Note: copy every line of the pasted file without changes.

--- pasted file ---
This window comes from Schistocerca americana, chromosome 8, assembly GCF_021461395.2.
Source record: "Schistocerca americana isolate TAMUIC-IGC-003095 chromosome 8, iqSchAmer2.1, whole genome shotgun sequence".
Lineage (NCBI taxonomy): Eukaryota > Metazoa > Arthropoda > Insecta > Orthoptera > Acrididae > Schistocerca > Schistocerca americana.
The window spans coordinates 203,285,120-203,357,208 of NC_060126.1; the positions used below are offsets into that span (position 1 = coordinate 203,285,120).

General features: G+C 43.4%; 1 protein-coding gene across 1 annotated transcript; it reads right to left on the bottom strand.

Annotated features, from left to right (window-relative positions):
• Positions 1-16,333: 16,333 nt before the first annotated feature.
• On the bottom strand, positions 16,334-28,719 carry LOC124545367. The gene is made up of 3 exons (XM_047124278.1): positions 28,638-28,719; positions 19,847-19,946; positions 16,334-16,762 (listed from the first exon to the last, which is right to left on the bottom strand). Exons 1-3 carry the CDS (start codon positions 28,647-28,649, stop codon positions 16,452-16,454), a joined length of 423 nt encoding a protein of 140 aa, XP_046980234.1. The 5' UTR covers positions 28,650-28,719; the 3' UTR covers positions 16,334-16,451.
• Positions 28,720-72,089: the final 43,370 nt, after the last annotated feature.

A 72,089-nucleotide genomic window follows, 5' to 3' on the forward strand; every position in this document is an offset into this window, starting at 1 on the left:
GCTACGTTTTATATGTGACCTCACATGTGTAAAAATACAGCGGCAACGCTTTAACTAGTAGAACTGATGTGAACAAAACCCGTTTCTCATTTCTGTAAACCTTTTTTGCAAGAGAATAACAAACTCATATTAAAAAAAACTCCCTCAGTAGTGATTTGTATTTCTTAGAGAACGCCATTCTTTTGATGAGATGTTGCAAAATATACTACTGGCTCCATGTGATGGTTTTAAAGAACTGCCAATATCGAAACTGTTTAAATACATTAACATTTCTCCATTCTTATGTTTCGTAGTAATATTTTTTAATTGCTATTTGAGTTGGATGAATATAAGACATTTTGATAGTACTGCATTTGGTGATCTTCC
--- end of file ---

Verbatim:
This window comes from Schistocerca americana, chromosome 8, assembly GCF_021461395.2.
Source record: "Schistocerca americana isolate TAMUIC-IGC-003095 chromosome 8, iqSchAmer2.1, whole genome shotgun sequence".
Lineage (NCBI taxonomy): Eukaryota > Metazoa > Arthropoda > Insecta > Orthoptera > Acrididae > Schistocerca > Schistocerca americana.
The window spans coordinates 203,285,120-203,357,208 of NC_060126.1; the positions used below are offsets into that span (position 1 = coordinate 203,285,120).

General features: G+C 43.4%; 1 protein-coding gene across 1 annotated transcript; it reads right to left on the bottom strand.

Annotated features, from left to right (window-relative positions):
• Positions 1-16,333: 16,333 nt before the first annotated feature.
• On the bottom strand, positions 16,334-28,719 carry LOC124545367. The gene is made up of 3 exons (XM_047124278.1): positions 28,638-28,719; positions 19,847-19,946; positions 16,334-16,762 (listed from the first exon to the last, which is right to left on the bottom strand). Exons 1-3 carry the CDS (start codon positions 28,647-28,649, stop codon positions 16,452-16,454), a joined length of 423 nt encoding a protein of 140 aa, XP_046980234.1. The 5' UTR covers positions 28,650-28,719; the 3' UTR covers positions 16,334-16,451.
• Positions 28,720-72,089: the final 43,370 nt, after the last annotated feature.

A 72,089-nucleotide genomic window follows, 5' to 3' on the forward strand; every position in this document is an offset into this window, starting at 1 on the left:
GCTACGTTTTATATGTGACCTCACATGTGTAAAAATACAGCGGCAACGCTTTAACTAGTAGAACTGATGTGAACAAAACCCGTTTCTCATTTCTGTAAACCTTTTTTGCAAGAGAATAACAAACTCATATTAAAAAAAACTCCCTCAGTAGTGATTTGTATTTCTTAGAGAACGCCATTCTTTTGATGAGATGTTGCAAAATATACTACTGGCTCCATGTGATGGTTTTAAAGAACTGCCAATATCGAAACTGTTTAAATACATTAACATTTCTCCATTCTTATGTTTCGTAGTAATATTTTTTAATTGCTATTTGAGTTGGATGAATATAAGACATTTTGATAGTACTGCATTTGGTGATCTTCC